Colorado drought expected to persist through spring

Drought persists across all of Colorado.

Reservoir storage reaching historic low levels

By Summit Voice

SUMMIT COUNTY — Heading into April, Colorado water managers say snowfall the next few weeks would have to be more than twice or normal for the snowpack to reach the average peak snowpack, which typically happens April 8.

A big swath of the high country, including Summit and Eagle counties, is still classified as being in extreme drought.

After spending the last few months hoping for more snow, water providers now say they are preparing for continued drought conditions in spring and summer. Some towns have already announced strict outdoor watering restrictions staring early in spring. More information on watering restrictions is online at

Almost a quarter (21 percent) of Colorado is classified as experiencing exceptional drought, with half the state seeing moderate to severe drought conditions. The entire state is experiencing some level of drought, according to last week’s update at the monthly Water Availability Task Force meeting.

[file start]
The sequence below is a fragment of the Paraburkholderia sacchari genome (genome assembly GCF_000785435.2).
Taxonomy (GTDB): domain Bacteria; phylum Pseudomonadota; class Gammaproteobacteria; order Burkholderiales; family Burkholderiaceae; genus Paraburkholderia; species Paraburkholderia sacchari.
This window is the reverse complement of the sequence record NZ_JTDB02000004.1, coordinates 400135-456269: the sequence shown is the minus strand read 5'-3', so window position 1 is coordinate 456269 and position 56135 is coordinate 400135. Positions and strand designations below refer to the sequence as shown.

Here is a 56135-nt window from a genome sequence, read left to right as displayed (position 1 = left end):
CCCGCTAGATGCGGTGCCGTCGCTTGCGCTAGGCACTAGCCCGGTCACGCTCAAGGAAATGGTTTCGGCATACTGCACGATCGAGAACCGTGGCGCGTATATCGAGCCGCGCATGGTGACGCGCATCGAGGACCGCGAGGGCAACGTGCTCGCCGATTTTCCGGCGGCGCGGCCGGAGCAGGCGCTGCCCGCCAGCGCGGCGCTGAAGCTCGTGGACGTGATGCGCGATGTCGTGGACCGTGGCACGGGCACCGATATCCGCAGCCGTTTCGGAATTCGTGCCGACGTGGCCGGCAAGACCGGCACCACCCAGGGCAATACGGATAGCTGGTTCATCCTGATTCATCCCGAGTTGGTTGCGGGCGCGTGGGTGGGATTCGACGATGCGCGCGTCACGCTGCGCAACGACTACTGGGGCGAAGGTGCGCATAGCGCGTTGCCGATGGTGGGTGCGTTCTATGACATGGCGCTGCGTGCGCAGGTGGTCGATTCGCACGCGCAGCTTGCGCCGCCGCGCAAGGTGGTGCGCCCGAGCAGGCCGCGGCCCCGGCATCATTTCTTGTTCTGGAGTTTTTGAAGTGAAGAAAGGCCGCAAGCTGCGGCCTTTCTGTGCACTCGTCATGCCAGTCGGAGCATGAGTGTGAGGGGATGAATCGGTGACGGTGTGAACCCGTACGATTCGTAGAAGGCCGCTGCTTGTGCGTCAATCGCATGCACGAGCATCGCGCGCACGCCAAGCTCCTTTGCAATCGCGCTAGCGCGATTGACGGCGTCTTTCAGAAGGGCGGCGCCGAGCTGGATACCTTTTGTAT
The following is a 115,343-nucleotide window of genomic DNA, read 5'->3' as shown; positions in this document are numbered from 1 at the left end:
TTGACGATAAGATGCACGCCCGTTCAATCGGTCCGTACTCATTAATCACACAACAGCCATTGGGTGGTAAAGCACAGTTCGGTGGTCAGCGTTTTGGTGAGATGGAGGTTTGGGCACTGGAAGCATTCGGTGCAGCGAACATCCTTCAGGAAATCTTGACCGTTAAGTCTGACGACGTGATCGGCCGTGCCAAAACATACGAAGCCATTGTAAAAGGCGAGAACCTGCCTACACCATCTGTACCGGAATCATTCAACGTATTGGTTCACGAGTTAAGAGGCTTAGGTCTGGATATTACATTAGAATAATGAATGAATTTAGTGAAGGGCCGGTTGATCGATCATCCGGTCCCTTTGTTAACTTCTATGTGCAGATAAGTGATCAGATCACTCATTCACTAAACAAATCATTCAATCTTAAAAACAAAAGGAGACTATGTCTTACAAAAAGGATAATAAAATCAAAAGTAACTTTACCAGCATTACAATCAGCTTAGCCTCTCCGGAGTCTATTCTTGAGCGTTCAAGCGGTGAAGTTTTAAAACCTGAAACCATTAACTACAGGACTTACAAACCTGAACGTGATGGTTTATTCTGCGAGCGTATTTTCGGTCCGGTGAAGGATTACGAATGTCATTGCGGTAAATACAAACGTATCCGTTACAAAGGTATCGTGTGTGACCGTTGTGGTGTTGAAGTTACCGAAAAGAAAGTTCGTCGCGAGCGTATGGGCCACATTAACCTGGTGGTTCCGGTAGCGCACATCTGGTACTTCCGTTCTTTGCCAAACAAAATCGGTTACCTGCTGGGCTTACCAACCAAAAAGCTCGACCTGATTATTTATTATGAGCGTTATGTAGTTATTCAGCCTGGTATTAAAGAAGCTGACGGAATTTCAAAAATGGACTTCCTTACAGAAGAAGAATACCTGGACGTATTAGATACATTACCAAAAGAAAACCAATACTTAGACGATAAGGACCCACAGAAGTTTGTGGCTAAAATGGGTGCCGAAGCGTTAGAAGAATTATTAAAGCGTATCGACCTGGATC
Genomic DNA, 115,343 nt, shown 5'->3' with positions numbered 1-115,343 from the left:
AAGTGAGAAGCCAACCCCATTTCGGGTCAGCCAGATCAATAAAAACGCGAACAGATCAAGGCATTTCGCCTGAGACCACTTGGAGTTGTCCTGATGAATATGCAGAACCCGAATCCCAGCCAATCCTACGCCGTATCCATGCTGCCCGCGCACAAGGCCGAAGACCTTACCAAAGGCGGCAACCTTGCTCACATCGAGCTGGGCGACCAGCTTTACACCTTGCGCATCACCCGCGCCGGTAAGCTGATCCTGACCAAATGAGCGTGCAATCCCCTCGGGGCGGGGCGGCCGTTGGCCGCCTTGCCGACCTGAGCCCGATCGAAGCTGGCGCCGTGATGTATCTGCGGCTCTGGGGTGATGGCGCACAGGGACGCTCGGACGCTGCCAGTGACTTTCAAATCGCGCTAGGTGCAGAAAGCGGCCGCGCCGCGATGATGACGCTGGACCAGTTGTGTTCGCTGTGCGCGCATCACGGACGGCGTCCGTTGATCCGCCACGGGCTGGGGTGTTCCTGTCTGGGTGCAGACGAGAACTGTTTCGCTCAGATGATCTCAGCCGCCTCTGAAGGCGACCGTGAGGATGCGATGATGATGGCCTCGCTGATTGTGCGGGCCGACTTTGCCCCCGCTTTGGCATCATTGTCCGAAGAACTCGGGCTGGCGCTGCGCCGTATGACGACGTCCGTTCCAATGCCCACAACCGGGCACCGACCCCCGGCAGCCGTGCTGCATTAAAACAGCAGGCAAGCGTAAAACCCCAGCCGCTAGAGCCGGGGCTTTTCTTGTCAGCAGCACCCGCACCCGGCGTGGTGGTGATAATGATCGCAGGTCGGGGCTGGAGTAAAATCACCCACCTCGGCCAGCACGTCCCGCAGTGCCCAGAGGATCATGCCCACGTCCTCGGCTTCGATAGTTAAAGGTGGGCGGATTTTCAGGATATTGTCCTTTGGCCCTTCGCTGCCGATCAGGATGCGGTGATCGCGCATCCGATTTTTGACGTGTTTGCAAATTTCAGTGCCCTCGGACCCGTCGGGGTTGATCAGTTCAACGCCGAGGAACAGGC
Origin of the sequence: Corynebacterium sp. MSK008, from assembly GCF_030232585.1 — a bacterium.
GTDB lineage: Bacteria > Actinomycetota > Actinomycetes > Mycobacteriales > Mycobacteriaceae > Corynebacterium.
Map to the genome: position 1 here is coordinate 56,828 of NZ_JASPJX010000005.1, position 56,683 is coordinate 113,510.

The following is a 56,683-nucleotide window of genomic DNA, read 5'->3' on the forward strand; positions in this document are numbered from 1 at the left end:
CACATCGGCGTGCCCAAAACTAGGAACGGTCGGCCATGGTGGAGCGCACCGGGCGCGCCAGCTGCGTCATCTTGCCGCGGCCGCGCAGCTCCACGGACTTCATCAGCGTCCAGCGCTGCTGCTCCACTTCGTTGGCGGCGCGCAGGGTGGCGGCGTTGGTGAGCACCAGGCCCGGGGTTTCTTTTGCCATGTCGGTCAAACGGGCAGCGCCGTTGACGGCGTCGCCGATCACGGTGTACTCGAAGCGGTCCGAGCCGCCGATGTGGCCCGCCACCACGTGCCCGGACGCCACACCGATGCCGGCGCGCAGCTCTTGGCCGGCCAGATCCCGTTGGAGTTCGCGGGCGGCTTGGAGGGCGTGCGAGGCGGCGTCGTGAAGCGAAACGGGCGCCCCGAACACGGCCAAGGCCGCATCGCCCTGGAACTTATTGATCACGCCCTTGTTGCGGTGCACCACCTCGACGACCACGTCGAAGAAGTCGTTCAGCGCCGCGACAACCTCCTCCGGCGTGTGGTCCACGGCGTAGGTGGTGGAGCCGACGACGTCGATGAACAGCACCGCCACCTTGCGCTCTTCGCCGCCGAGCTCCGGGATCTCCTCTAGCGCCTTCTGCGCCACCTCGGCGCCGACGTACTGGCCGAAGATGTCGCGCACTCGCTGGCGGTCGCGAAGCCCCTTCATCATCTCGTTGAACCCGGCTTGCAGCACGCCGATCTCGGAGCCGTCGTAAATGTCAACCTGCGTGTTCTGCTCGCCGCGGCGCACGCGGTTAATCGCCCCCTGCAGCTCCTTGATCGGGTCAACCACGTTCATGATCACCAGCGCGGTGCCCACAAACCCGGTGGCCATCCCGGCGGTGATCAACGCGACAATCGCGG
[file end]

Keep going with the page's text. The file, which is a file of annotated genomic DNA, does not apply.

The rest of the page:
Near-normal moisture in March helped maintain the statewide snowpack at about 77 percent of average, with the highest readings in the southwestern mountains and the lowest snowpack level in the South Platte Basin.

Statewide reservoir storage is at 71 percent of average and 39 percent of capacity, up slightly from last month. The highest storage levels are in the Yampa/ White River Basin, at 106 percent of average while the lowest storage in the state is the Rio Grande River basin at 53 percent of average. Last year this time the state was at 105 percent of average reservoir storage.

The Natural Resources Conservation Service is forecasting below average spring streamflows for the entire state, with most of the basins falling within the 50-69 percent of average forecast range.

The precipitation forecast for the spring is mixed, with NOAA’s Climate Prediction Center saying the odds are better for below average moisture, while an experimental long-term forecast offers hope for wet conditions, especially in Southwest Colorado.






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